The characters: Tip is the thirteen year old protagonist of the novel. After the events of the previous novel, she’s able to roll with any strange situation. She’s devoted to her friend J.Lo, even if they don’t get along all the time. A previous character, Chief Shouting Bear, died in the previous book, but whenever she’s in a stressful situation he manifests before her and offers advice. I liked Tip’s quick thinking and her devotion to her friends. J.Lo is the Boov that’s befriended Tip and he likes to tinker with things; he’ll take something apart just to get his brain working, and a pile of trash is just a collection of things that haven’t been assembled. Like all Boov, his English is not great, and he often uses the wrong word or phrase, leading to some smile inducing lines. J.Lo just wants to clear his name among his people; he has no intention of causing further trouble. Dan Landry is a liar who will do anything for personal gain. He’s a fairly one note character created to have an adult human in the story. He’s forgettable. Bill is a tiny robot, the size of a bee. He can’t speak English, but instead spews out a series of bubbles that is writing that Boov can read. He’s a fantastic character and every time he appears my pleasure with the story increased. President Smek is the antagonist of the book, but he’s barely in it. He’s a dumb elected official whose only intelligent moment comes when he realizes that by imprisoning J.Lo he can maintain his position. After this, he’s nothing but a comedic character. There is a Boov assassin chasing J.Lo, who is dressed entirely in black. He was a fun character and when revealed was a slick piece of writing by Rex. All of the aliens are goofy characters who present little threat to Tip or J.Lo, but have the pair constantly scrambling to find safety. Overall grade: B

The settings: The story starts on Earth but quickly moves to New Boovworld. If this had been a travelogue I would have been happy. This location is like the science fiction equivalent of Lewis Carroll’s Wonderland. Things seem normal and then suddenly go kooky. There are huge bubble homes with octopus tubes coming out of them, sucktubes that transport Boov from one location to another (even if they didn’t want to go there), palatial structures for the government, ginormous garbage mashers (which elicits lines from a science fiction film that almost mashed its protagonists), and an antenna platform for a climatic scene. Every location will please young ones looking for the unusual and please those who love science fiction. Overall grade: A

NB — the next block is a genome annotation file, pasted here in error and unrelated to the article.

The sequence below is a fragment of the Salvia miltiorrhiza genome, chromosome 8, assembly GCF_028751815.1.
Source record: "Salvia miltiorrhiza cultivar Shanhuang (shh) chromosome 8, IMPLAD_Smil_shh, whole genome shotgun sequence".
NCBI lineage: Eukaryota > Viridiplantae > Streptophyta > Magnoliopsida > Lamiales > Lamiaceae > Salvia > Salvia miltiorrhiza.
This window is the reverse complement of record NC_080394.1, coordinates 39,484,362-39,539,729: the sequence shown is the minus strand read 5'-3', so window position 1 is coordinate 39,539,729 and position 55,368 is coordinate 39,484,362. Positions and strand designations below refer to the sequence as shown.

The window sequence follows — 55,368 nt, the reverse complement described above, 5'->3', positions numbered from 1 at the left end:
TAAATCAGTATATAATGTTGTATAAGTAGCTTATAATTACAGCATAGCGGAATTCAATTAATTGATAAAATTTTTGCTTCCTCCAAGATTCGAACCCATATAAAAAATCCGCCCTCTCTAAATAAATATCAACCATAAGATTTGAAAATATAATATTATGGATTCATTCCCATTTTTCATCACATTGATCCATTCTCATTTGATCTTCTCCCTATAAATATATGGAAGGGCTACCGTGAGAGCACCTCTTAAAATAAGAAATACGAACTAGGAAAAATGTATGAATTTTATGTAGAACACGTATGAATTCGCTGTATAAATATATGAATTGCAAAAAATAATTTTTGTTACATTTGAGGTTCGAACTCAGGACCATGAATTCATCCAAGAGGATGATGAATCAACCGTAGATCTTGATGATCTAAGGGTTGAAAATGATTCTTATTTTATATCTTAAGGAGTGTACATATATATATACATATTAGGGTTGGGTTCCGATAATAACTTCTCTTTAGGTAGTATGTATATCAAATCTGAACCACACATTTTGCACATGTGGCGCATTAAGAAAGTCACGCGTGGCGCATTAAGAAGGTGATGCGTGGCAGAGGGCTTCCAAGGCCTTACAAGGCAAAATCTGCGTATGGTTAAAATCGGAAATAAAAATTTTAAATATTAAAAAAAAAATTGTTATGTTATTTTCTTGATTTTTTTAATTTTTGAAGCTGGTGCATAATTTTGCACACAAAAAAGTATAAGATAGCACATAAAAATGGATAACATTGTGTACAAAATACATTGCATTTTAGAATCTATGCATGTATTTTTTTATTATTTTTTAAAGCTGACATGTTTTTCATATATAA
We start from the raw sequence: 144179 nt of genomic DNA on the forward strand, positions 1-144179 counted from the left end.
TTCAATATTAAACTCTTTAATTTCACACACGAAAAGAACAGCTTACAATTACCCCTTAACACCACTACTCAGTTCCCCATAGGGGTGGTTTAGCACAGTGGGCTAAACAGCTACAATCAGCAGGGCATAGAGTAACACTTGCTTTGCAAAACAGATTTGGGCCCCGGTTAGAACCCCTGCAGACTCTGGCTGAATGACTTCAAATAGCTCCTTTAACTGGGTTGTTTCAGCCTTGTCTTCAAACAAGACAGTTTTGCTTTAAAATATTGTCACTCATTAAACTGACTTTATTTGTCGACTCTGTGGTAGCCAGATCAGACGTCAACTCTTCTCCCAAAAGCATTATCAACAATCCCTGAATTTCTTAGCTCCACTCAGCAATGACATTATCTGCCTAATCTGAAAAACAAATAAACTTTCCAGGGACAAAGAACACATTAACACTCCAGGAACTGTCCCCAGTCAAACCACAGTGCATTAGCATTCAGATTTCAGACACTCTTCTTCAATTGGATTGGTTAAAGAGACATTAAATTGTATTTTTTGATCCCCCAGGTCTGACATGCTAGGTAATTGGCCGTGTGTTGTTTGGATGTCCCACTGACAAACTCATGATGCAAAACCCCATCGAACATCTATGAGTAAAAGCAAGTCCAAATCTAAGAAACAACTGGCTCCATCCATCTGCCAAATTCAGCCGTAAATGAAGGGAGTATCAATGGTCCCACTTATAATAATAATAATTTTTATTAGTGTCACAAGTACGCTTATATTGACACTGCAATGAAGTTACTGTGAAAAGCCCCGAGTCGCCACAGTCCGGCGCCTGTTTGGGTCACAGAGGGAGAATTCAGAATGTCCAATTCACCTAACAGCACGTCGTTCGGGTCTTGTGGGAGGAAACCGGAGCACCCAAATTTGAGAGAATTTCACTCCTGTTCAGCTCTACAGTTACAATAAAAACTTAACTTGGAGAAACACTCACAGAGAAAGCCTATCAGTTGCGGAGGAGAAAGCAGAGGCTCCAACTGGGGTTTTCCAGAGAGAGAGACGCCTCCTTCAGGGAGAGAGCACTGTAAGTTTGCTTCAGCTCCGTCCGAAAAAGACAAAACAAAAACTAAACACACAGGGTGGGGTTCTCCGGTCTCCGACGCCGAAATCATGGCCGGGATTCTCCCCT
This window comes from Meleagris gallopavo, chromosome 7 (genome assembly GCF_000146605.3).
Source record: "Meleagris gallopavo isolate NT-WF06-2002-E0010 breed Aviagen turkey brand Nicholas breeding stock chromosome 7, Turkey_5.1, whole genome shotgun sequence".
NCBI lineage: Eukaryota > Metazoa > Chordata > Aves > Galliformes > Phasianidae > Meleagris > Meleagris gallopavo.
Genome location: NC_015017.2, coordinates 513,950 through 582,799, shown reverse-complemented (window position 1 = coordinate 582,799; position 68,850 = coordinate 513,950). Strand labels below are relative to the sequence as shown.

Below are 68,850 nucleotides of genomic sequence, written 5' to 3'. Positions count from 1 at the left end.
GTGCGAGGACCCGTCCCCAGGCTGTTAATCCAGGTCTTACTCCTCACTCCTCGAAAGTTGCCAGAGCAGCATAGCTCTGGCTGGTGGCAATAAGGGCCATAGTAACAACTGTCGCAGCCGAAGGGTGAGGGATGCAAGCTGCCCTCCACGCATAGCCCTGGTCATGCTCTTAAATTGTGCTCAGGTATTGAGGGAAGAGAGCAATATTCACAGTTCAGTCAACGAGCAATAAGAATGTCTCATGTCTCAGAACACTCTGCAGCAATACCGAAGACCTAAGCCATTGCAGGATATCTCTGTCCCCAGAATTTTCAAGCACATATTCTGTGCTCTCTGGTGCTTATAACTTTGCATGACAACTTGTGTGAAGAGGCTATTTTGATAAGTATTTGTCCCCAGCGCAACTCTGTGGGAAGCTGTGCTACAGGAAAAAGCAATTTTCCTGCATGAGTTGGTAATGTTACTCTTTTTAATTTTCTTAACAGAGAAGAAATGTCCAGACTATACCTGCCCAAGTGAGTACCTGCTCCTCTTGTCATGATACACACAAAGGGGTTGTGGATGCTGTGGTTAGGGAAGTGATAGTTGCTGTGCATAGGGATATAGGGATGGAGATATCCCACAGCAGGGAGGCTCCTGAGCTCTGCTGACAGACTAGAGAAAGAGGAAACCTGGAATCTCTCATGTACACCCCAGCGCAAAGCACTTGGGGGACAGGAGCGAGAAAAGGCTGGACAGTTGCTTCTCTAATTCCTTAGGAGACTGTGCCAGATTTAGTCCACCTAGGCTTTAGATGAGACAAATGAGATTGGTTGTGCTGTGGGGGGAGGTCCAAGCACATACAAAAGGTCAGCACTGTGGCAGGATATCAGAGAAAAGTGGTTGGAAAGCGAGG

The action: There’s a lot of running around to escape being captured and several close escapes. The best action was when Tip was on her own. Once she was reunited with J.Lo, which happens too quickly, the action didn’t seem as threatening. This might entertain younger readers, but I found it to become tedious quickly. Overall grade: B-

The conclusion: There’s a happy ending naturally, but the appearance of one character was too far fetched to believe. I don’t think younger readers will believe this character’s sudden arrival. When this individual appears, the book comes to a sudden stop. I was disappointed. Overall grade: C-

The art: There are several neat spot illustrations throughout the book and a few moments where the book becomes a graphic novel. These pages were usual Boov centric, focusing on some nonsense that the aliens were reporting, such as J.Lo’s escape or a press conference from Smek. The art is outstanding, having me wish that the entire novel had been a graphic novel. Overall grade: A

The final line: An adventure for young readers that’s only mildly entertaining. All the elements are here for greatness, and might be found if this becomes the basis for the film sequel to Home, but several jokes fall flat and the adventure and antagonists become tedious by the end. Overall grade: B-

Patrick Hayes was a contributor to the Comic Buyer's Guide for several years with "It's Bound to Happen!" and he's reviewed comics for TrekWeb and TrekCore. He's taught 8th graders English for 20 years and has taught high school English for five years and counting. He reads everything as often as he can, when not grading papers or looking up Star Trek, Star Wars, or Indiana Jones items online.